By Dr Muriel Newman
Last month the Minister of Justice Kris Faafoi announced that the next step in the Government’s plan to introduce hate speech laws would be two public consultation processes – the first seeking feedback on their legislative proposals, and the second asking how to build a more cohesive society.
When Prime Minister Jacinda Ardern was interviewed by Duncan Garner on The AM Show on Monday about her plan to criminalise free speech, it was all too evident that she didn’t understand the law changes she is intending to impose.
Whether arrogance or ignorance, she was wrong with virtually all of her answers.
The PM claimed the hate speech law changes were being introduced because of recommendations made by the Royal Commission of Inquiry into the Christchurch shootings: “The reason we are having this debate is that the Royal Commission said to the New Zealand Government you need to include religion”.
She is clearly trying to blame the law change on the Royal Commission. But the Royal Commission did not report back until November 2020, while Labour announced they intended to introduce hate speech laws back in March 2019.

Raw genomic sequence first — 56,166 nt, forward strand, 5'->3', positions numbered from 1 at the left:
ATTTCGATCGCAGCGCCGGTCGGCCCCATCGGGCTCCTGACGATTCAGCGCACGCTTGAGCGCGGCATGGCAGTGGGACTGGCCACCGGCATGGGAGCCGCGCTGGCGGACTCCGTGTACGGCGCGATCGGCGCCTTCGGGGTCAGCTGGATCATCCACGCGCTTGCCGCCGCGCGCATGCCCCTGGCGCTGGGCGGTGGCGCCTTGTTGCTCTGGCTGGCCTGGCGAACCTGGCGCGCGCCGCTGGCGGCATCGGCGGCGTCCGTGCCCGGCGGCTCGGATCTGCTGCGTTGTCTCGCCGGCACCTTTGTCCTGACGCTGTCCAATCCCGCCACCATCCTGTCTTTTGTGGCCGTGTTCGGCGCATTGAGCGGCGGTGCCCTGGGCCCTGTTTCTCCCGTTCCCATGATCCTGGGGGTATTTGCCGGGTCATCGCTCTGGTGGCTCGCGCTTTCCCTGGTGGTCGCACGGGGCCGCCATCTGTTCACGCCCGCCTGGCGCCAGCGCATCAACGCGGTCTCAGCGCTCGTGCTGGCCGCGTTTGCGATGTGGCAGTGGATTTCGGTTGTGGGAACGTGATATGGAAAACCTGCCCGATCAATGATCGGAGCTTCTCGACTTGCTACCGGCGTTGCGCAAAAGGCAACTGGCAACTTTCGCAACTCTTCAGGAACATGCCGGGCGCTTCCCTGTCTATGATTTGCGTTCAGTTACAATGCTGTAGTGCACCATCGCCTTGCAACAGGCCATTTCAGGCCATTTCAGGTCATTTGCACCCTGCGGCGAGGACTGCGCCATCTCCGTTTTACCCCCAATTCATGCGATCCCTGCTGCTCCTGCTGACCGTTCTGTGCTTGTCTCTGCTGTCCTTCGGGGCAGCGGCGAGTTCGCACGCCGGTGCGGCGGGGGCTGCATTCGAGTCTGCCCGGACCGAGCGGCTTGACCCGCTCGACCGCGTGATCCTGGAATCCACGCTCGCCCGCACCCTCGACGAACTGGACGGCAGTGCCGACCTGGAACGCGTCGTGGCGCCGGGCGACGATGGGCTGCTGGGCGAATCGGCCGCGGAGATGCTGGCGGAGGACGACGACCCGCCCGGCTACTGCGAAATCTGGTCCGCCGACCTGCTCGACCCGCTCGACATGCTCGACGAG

During the interview, the Prime Minister categorically denied that under their law change proposals political opinion could become a ‘protected’ category alongside race and religion.
But she is wrong. The Cabinet paper that outlined the proposed law changes recommended: “Extend legal protections to all groups listed under the prohibited grounds of discrimination in section 21 of the Act”, where section 21 of the Human Rights Act identifies 13 protected grounds – race, colour, ethnic origin, religion, sex, marital status, ethical belief, disability, age, employment status, family status, sexual orientation and ‘political opinion’.
The wording in the discussion document ensures all 13 protected grounds – including ‘political opinion’ – are included: “Under this proposal, more groups would be protected by the law if hatred was incited against them due to a characteristic that they have. This may include some or all of the other grounds in the Human Rights Act.”
In other words, contrary to the Prime Minister’s claim, ‘political opinion’ has not been ruled out.
You wonder how her government’s plan for racial separatism based on what will effectively be a caste system helps to create a “cohesive society”. —Eds